Second: Add some weight to that last progression, to better prepare your muscles for what is to come. If you do not have weights handy, that is okay. What do you have? Fill a backpack with weighted items, hold food cans, or ask a friend to give you a little resistance while you train.

 

Third: Use a band or a box for an assist. Bands are great tools not only for resistance but to let you train bodyweight movements, with a little less than your body weight. Using a box can also be a great assistance to give you support in pulling moves or to elevate parts of your body for less resistance in pushing moves.

 

Look out for Movement Athlete tutorials on band and box usage and also check out The Movement Athlete Band Packs for some extra banded progressions.

 

Coach Q and A: Submit a question to our network of coaches. We are here to help. Your question could inspire an article or tutorial that could help many other Movement Athletes. Our content is based on your feedback.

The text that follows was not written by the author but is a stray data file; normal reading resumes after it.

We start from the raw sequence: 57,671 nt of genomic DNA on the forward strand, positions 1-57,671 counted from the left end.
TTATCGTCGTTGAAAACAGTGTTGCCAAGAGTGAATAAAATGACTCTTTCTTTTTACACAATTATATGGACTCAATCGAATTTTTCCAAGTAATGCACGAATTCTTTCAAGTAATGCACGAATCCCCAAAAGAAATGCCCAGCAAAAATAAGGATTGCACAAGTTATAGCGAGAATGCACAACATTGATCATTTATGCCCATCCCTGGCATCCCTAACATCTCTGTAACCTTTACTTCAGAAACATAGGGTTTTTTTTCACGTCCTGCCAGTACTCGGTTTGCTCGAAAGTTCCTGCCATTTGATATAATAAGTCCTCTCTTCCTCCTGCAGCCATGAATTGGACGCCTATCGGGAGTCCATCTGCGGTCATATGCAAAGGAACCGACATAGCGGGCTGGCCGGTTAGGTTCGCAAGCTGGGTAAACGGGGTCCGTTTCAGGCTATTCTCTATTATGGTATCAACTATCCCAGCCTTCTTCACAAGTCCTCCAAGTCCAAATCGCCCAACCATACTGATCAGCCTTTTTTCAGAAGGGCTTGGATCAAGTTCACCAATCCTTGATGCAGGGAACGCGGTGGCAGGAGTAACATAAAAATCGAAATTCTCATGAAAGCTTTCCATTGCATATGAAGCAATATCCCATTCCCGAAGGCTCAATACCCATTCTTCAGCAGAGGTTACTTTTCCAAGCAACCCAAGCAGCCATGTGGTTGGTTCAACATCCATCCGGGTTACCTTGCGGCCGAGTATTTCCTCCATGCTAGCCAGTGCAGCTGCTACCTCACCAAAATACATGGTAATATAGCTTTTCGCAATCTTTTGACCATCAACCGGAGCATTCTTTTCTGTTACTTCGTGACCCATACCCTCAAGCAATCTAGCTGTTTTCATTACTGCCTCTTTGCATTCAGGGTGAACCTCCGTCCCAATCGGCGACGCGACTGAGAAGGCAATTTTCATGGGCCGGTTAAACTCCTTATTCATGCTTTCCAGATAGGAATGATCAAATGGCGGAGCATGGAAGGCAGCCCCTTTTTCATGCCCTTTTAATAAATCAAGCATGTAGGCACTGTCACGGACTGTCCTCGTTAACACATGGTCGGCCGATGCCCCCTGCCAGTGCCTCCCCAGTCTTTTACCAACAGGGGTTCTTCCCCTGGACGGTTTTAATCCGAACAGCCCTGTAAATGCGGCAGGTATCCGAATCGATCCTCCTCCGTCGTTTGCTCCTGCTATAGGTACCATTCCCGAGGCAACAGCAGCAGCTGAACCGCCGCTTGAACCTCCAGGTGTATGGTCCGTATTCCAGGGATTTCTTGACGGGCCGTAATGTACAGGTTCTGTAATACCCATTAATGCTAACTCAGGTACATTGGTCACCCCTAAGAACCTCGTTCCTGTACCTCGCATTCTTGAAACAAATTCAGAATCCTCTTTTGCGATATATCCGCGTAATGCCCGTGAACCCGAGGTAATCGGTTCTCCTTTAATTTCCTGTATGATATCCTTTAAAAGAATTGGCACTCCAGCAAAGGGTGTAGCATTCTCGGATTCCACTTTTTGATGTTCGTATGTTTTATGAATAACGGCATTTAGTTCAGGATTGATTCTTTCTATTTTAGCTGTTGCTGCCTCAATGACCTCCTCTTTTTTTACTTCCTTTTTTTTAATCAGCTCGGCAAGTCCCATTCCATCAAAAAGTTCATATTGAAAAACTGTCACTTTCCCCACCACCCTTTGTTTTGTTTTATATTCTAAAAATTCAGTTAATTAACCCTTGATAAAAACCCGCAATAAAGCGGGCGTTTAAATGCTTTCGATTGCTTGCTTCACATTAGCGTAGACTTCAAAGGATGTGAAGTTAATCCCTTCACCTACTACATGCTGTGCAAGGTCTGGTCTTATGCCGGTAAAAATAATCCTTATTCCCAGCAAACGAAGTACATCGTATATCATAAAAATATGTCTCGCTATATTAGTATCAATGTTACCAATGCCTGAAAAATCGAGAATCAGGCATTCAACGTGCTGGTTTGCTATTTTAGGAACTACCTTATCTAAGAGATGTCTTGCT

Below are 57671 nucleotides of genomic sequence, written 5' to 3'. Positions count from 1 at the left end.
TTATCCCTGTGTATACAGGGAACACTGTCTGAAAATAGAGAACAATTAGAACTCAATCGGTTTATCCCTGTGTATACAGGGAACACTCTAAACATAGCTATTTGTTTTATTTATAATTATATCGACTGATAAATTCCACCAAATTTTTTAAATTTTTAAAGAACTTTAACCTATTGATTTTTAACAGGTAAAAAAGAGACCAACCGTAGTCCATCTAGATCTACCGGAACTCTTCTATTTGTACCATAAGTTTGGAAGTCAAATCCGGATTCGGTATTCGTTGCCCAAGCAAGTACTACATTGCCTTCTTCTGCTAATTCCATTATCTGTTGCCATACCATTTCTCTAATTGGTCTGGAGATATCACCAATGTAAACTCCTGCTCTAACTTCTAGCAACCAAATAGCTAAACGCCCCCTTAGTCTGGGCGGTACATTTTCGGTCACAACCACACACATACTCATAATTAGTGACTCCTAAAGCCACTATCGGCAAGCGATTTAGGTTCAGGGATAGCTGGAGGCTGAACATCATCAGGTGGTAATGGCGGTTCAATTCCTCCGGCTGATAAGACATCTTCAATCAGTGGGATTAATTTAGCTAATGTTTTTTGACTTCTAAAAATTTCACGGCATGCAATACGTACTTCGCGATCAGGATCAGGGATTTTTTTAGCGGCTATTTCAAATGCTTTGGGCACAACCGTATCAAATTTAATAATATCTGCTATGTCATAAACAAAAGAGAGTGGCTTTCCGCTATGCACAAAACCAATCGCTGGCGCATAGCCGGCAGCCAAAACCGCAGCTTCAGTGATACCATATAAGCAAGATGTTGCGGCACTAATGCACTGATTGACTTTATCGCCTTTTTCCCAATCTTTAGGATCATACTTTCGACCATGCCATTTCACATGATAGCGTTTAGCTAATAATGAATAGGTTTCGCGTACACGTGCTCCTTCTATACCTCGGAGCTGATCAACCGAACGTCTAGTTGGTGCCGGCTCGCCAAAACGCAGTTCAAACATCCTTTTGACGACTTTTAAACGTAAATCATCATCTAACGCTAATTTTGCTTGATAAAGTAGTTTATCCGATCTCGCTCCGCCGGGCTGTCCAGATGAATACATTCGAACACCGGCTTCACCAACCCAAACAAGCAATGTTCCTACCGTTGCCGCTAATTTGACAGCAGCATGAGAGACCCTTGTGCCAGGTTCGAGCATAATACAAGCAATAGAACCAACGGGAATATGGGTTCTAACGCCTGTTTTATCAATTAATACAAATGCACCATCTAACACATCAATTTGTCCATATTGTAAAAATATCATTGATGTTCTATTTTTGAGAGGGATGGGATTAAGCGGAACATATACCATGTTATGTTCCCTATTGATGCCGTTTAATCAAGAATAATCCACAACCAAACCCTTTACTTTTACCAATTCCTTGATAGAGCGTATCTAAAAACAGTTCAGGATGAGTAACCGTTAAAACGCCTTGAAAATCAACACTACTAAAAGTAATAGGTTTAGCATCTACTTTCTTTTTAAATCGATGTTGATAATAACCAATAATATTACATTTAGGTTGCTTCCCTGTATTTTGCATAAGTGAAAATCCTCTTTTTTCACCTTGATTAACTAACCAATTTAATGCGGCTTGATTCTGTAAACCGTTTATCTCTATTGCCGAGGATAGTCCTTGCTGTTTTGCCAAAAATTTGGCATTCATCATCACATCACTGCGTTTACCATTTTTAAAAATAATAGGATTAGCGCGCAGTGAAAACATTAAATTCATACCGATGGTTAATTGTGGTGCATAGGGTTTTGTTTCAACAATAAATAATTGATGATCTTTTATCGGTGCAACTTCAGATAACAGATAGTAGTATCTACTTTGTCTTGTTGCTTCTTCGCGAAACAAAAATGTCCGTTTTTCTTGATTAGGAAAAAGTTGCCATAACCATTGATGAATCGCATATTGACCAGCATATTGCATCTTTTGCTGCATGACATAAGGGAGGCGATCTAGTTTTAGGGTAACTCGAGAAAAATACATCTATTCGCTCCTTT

One On One Guidance:

Our team of trainers is here to help. The Movement Athlete coaches offer virtual one on one sessions. Whether you are looking for inspiration, guidance, or expert help to overcome a plateau, we are here for you. Look for the One on One pack to choose your coach and schedule a lesson.  

 

Examples: Check out these specific notes on troubleshooting a handstand.

 

To master the freestanding handstand, you need a combination of strength, mobility, and balance. Deconstruction can help you to determine which areas to focus on.

 

In the picture below, notice that the hips are fully extended, the shoulders are stretched open and the wrists are bent at a 90 degree angle.  

 

Deconstruction can help you to determine which areas to focus on, not just to master this skill but to achieve the desired handstand bodyline.

Pictured below: Compensation

Steps to TroubleShoot a Handstand:

 

  • WRIST FLEXIBILITY & MOBILITY

As your body is inverted during a handstand, your wrist will bear all of your body weight. If you are lacking sufficient range of motion in your wrist, your body will compensate elsewhere. For example, poor shoulder-positioning, or an arched handstand may be a result of a lack of wrist mobility. Below are some easy and quick ways to analyze and test your range of motion: